Drivers protest against Lisbon’s anti-pollution blockade

Around 250 ‘old cars’ were driven slowly through Lisbon’s downtown area last Sunday in protest to what many see as an attack on the capital’s poorest.

At issue are strict anti-pollution laws which mean cars registered before 1996 are no longer welcome in many parts of the city.

As we reported last year (see:, the restrictions are two-fold.

Drivers with pre-96 vehicles are banned during weekdays (7am to 9pm) from the areas between Ceuta, Forças Armadas, Estados Unidos da América and Infante D. Henrique avenues, while no cars older than 2000 are allowed in the capital’s old Baixa district or along Avenida da Liberdade.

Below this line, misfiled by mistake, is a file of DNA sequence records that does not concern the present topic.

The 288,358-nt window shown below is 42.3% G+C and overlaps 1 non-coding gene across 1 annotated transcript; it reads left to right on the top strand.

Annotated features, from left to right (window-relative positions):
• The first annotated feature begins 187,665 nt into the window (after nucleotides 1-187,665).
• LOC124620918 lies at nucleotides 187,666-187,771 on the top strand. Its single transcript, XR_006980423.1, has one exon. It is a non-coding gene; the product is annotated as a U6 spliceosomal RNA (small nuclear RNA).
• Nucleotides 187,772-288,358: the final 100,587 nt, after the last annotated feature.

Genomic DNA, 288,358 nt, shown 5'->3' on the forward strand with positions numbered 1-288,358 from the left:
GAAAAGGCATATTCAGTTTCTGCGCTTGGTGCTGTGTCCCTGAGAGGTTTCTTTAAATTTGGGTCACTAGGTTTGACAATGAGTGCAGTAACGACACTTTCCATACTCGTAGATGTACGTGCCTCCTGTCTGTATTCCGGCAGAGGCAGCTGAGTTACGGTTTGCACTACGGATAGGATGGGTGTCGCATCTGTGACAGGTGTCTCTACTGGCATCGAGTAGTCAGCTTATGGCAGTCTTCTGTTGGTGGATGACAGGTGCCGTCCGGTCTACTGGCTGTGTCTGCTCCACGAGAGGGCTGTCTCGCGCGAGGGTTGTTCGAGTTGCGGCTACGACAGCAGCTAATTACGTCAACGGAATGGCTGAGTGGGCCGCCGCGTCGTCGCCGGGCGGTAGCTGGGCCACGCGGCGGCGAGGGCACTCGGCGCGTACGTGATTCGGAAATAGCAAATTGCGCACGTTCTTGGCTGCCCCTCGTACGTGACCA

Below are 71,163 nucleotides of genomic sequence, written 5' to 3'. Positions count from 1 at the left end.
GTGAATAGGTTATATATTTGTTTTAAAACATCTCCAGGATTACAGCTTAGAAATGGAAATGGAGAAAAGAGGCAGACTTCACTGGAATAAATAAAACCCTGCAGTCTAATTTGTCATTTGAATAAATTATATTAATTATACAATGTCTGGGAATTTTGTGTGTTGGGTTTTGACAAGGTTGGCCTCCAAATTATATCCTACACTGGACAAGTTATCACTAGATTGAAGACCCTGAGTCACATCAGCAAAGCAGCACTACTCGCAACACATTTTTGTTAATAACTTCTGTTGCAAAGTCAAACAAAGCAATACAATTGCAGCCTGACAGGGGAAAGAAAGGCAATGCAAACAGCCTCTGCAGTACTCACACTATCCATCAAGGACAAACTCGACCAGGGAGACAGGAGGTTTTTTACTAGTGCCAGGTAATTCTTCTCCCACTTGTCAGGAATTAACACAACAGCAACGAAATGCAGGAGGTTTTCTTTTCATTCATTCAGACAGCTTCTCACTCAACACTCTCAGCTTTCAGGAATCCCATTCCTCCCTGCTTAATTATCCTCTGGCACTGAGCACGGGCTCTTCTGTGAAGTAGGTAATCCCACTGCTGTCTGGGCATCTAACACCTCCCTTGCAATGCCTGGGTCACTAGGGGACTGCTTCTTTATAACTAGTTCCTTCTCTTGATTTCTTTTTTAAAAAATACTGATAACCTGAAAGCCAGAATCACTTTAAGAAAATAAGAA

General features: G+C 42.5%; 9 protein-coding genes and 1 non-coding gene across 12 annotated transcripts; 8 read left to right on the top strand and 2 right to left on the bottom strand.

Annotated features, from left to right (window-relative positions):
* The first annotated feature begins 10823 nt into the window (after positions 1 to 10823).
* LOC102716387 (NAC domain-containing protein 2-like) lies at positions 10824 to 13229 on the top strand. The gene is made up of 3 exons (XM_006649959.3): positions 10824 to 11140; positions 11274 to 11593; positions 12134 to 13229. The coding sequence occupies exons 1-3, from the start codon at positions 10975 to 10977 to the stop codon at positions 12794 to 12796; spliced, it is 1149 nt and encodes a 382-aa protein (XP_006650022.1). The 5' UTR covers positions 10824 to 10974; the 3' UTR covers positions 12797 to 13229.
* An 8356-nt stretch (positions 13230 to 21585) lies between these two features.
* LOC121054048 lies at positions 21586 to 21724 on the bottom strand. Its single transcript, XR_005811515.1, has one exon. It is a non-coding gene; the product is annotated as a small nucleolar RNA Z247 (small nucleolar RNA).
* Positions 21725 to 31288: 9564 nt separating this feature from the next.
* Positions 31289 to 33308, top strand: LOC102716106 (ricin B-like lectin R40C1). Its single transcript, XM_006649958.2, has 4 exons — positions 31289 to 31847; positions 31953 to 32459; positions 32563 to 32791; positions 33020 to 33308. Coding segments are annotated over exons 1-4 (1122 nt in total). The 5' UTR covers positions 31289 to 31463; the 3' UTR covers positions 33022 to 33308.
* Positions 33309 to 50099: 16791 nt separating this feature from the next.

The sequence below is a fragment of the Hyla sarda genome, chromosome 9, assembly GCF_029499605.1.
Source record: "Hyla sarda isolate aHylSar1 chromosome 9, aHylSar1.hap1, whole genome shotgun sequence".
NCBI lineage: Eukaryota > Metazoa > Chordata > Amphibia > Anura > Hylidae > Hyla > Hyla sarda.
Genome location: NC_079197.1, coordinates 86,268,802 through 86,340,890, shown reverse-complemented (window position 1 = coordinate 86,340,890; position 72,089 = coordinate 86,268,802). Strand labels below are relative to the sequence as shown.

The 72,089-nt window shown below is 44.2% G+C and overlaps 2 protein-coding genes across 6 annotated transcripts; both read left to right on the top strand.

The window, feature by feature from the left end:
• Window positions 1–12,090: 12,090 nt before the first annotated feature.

Anyone flouting the bans faces stiff fines. Lisbon mayor and leader of the Socialist Party, António Costa, claims the restrictions are needed to reduce pollution levels. He has intimated that the new laws will free the capital from as many as 100,000 vehicles per day, but opponents are outraged – particularly as old buses, taxis and other public vehicles skip the restrictions. Also exempt are classic cars, motorcycles and people with conditioned mobility.

As protest organiser Tiago Nunes told Expresso: “We want the Câmara to revoke this decision and have a discussion instead about what we can do effectively to reduce pollution in Lisbon.

“It makes no sense getting a vehicle through its MOT to be told it is not welcome in the capital’s centre,” explained protester Rui Cóias. “António Costa should be able to see that not everyone can afford a new car.”

By NATASHA DONN [email protected]